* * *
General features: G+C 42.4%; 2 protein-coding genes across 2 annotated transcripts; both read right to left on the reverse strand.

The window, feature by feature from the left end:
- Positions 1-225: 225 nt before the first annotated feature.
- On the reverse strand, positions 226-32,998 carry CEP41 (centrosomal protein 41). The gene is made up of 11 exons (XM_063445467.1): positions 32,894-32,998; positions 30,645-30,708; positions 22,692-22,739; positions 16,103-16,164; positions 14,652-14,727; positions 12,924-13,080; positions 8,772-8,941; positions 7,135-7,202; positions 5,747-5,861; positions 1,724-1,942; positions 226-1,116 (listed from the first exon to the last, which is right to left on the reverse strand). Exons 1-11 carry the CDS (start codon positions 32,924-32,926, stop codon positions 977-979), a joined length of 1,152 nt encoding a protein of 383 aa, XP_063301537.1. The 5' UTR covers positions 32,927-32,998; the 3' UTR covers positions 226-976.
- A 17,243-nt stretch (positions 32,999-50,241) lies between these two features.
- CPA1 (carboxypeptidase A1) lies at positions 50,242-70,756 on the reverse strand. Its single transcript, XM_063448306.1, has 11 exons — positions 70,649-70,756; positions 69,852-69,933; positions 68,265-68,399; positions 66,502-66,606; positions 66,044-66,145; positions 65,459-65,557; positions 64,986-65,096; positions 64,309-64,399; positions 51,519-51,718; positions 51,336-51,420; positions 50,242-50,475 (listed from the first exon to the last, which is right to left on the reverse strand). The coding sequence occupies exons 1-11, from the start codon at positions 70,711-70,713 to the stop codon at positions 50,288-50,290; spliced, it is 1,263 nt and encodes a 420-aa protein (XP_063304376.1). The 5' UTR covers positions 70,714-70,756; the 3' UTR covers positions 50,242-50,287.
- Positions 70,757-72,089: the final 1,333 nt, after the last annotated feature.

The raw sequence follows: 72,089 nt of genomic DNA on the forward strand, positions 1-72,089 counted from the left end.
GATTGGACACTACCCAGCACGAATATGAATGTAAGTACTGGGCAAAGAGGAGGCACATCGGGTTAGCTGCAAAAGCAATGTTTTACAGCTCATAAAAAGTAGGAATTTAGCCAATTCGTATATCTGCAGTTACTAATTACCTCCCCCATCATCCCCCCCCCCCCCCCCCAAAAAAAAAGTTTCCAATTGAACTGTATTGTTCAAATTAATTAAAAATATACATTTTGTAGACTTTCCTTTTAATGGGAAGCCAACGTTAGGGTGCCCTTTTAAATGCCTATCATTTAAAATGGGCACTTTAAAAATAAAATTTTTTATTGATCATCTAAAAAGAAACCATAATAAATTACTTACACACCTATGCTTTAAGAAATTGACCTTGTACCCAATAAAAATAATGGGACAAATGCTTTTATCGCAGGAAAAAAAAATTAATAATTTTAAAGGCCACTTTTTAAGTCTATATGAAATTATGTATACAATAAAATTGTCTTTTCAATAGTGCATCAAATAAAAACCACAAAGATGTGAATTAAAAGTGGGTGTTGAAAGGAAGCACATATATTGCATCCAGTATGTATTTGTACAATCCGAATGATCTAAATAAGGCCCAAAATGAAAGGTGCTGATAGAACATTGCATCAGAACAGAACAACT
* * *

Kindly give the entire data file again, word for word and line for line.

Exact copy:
General features: G+C 42.4%; 2 protein-coding genes across 2 annotated transcripts; both read right to left on the reverse strand.

The window, feature by feature from the left end:
- Positions 1-225: 225 nt before the first annotated feature.
- On the reverse strand, positions 226-32,998 carry CEP41 (centrosomal protein 41). The gene is made up of 11 exons (XM_063445467.1): positions 32,894-32,998; positions 30,645-30,708; positions 22,692-22,739; positions 16,103-16,164; positions 14,652-14,727; positions 12,924-13,080; positions 8,772-8,941; positions 7,135-7,202; positions 5,747-5,861; positions 1,724-1,942; positions 226-1,116 (listed from the first exon to the last, which is right to left on the reverse strand). Exons 1-11 carry the CDS (start codon positions 32,924-32,926, stop codon positions 977-979), a joined length of 1,152 nt encoding a protein of 383 aa, XP_063301537.1. The 5' UTR covers positions 32,927-32,998; the 3' UTR covers positions 226-976.
- A 17,243-nt stretch (positions 32,999-50,241) lies between these two features.
- CPA1 (carboxypeptidase A1) lies at positions 50,242-70,756 on the reverse strand. Its single transcript, XM_063448306.1, has 11 exons — positions 70,649-70,756; positions 69,852-69,933; positions 68,265-68,399; positions 66,502-66,606; positions 66,044-66,145; positions 65,459-65,557; positions 64,986-65,096; positions 64,309-64,399; positions 51,519-51,718; positions 51,336-51,420; positions 50,242-50,475 (listed from the first exon to the last, which is right to left on the reverse strand). The coding sequence occupies exons 1-11, from the start codon at positions 70,711-70,713 to the stop codon at positions 50,288-50,290; spliced, it is 1,263 nt and encodes a 420-aa protein (XP_063304376.1). The 5' UTR covers positions 70,714-70,756; the 3' UTR covers positions 50,242-50,287.
- Positions 70,757-72,089: the final 1,333 nt, after the last annotated feature.

The raw sequence follows: 72,089 nt of genomic DNA on the forward strand, positions 1-72,089 counted from the left end.
GATTGGACACTACCCAGCACGAATATGAATGTAAGTACTGGGCAAAGAGGAGGCACATCGGGTTAGCTGCAAAAGCAATGTTTTACAGCTCATAAAAAGTAGGAATTTAGCCAATTCGTATATCTGCAGTTACTAATTACCTCCCCCATCATCCCCCCCCCCCCCCCCCAAAAAAAAAGTTTCCAATTGAACTGTATTGTTCAAATTAATTAAAAATATACATTTTGTAGACTTTCCTTTTAATGGGAAGCCAACGTTAGGGTGCCCTTTTAAATGCCTATCATTTAAAATGGGCACTTTAAAAATAAAATTTTTTATTGATCATCTAAAAAGAAACCATAATAAATTACTTACACACCTATGCTTTAAGAAATTGACCTTGTACCCAATAAAAATAATGGGACAAATGCTTTTATCGCAGGAAAAAAAAATTAATAATTTTAAAGGCCACTTTTTAAGTCTATATGAAATTATGTATACAATAAAATTGTCTTTTCAATAGTGCATCAAATAAAAACCACAAAGATGTGAATTAAAAGTGGGTGTTGAAAGGAAGCACATATATTGCATCCAGTATGTATTTGTACAATCCGAATGATCTAAATAAGGCCCAAAATGAAAGGTGCTGATAGAACATTGCATCAGAACAGAACAACT